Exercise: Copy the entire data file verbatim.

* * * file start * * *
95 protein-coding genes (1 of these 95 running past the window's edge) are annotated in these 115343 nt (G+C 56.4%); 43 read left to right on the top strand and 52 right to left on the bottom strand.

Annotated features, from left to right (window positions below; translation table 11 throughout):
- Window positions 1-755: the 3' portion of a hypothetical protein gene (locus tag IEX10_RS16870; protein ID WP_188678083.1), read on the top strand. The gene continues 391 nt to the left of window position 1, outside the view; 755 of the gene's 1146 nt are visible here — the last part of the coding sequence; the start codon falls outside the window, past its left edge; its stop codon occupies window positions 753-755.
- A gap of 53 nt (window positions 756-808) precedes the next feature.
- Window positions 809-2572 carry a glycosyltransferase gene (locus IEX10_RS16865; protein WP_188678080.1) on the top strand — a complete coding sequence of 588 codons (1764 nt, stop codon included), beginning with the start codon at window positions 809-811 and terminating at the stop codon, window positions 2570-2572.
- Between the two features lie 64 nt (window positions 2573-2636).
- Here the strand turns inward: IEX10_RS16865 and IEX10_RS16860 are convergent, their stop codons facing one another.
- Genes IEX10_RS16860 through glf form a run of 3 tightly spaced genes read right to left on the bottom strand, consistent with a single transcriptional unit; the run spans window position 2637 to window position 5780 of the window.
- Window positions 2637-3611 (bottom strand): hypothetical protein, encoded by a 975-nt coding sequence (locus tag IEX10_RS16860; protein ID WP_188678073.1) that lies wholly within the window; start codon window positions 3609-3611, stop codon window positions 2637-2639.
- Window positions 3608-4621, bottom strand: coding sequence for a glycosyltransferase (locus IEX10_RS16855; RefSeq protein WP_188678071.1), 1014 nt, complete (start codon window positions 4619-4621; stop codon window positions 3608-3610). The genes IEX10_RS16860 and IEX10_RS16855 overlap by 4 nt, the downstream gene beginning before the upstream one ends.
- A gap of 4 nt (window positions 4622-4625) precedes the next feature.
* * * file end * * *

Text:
95 protein-coding genes (1 of these 95 running past the window's edge) are annotated in these 115343 nt (G+C 56.4%); 43 read left to right on the top strand and 52 right to left on the bottom strand.

Annotated features, from left to right (window positions below; translation table 11 throughout):
- Window positions 1-755: the 3' portion of a hypothetical protein gene (locus tag IEX10_RS16870; protein ID WP_188678083.1), read on the top strand. The gene continues 391 nt to the left of window position 1, outside the view; 755 of the gene's 1146 nt are visible here — the last part of the coding sequence; the start codon falls outside the window, past its left edge; its stop codon occupies window positions 753-755.
- A gap of 53 nt (window positions 756-808) precedes the next feature.
- Window positions 809-2572 carry a glycosyltransferase gene (locus IEX10_RS16865; protein WP_188678080.1) on the top strand — a complete coding sequence of 588 codons (1764 nt, stop codon included), beginning with the start codon at window positions 809-811 and terminating at the stop codon, window positions 2570-2572.
- Between the two features lie 64 nt (window positions 2573-2636).
- Here the strand turns inward: IEX10_RS16865 and IEX10_RS16860 are convergent, their stop codons facing one another.
- Genes IEX10_RS16860 through glf form a run of 3 tightly spaced genes read right to left on the bottom strand, consistent with a single transcriptional unit; the run spans window position 2637 to window position 5780 of the window.
- Window positions 2637-3611 (bottom strand): hypothetical protein, encoded by a 975-nt coding sequence (locus tag IEX10_RS16860; protein ID WP_188678073.1) that lies wholly within the window; start codon window positions 3609-3611, stop codon window positions 2637-2639.
- Window positions 3608-4621, bottom strand: coding sequence for a glycosyltransferase (locus IEX10_RS16855; RefSeq protein WP_188678071.1), 1014 nt, complete (start codon window positions 4619-4621; stop codon window positions 3608-3610). The genes IEX10_RS16860 and IEX10_RS16855 overlap by 4 nt, the downstream gene beginning before the upstream one ends.
- A gap of 4 nt (window positions 4622-4625) precedes the next feature.